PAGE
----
Pontins
The Pontins holiday park near Southport [Credit: Pontins]

Home Office “scraps” plans to house asylum seekers in Southport Pontins

UK: The Home Office is no longer considering housing asylum seekers in a Pontins holiday park in north west England, according to a report by the BBC.

It had previously been suggested that the park close to Southport on Merseyside could accommodate asylum seekers while they had their claims assessed, as a cheaper alternative to using local hotels.

A spokesperson for Sefton council told the BBC that the Pontins holiday park was no longer being considered as part of its plans:  “We have been informed that the Home Office no longer wishes to pursue plans to house asylum seekers at the Pontins site in Ainsdale. We are awaiting written confirmation of this decision.”

Concerns are believed to have been raised about the potential impact on tourism in the area if the asylum seekers were to be housed in the park, while the accessibility of the site itself had also been up for debate.

The government has been seeking cheaper alternatives to hotels as accommodation for asylum seekers, claiming that doing so is costing up to £6.8 million per day. Immigration minister Robert Jenrick has been leading the search for alternative sites that would potentially be more conducive for holding larger groups, including former university accommodation, disused military barracks and holiday parks such as Pontins.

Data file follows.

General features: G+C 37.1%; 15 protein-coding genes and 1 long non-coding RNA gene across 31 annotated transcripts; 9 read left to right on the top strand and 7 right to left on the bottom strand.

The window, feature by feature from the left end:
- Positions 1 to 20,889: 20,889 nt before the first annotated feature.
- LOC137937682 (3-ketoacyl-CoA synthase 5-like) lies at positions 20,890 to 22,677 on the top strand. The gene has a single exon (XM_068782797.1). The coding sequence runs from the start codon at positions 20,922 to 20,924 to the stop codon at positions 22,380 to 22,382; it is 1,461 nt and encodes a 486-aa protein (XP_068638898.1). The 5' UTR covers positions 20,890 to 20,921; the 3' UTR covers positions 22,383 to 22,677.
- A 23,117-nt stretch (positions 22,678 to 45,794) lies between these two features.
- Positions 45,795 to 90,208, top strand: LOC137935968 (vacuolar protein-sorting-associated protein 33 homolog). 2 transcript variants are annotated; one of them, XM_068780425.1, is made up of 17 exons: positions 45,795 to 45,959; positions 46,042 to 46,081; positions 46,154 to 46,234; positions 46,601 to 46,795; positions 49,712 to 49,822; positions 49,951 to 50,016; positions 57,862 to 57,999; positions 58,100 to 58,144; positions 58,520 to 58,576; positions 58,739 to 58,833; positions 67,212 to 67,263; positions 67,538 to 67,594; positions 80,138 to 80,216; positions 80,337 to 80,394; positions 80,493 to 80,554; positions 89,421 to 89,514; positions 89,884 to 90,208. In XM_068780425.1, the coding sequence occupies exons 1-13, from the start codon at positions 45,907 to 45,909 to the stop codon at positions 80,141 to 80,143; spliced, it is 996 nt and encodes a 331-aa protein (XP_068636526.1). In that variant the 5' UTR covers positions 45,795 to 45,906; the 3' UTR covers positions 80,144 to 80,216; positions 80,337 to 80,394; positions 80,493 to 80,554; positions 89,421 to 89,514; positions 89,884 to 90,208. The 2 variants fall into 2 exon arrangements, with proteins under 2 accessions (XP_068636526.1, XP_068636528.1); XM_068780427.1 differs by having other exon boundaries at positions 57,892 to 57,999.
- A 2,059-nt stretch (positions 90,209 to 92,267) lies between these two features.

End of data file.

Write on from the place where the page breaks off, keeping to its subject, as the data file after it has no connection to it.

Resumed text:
Speaking to the BBC, a Home Office spokesperson said: “The number of people arriving in the UK who require accommodation has reached record levels due to the unacceptable rise in small boat arrivals and our commitment to accommodate those from Afghanistan. We therefore continue to look at all available options to source appropriate and cost-effective temporary accommodation.”

It comes just a week after the Home Office laid out plans for a contract worth £70 million to house asylum seekers in renovated accommodation centres. It is understood that government officials would like to run a “mini competition” for the contract to design, build or renovate the centres and manage them from around June onwards.

In December, Prime Minister Rishi Sunak’s announcement regarding plans to house Channel migrants in disused holiday camps and empty university halls of residence provoked a strong backlash from MPs across the political divide.

The original proposals, which it was claimed would save £5.6 million a day compared to paying out on hotel accommodation, were expected to include homing migrants in around half a dozen Pontins holiday parks across England from January.

Sunak said at the time that the government had identified sites that could accommodate up to 10,000 asylum seekers crossing the Channel from France into England.

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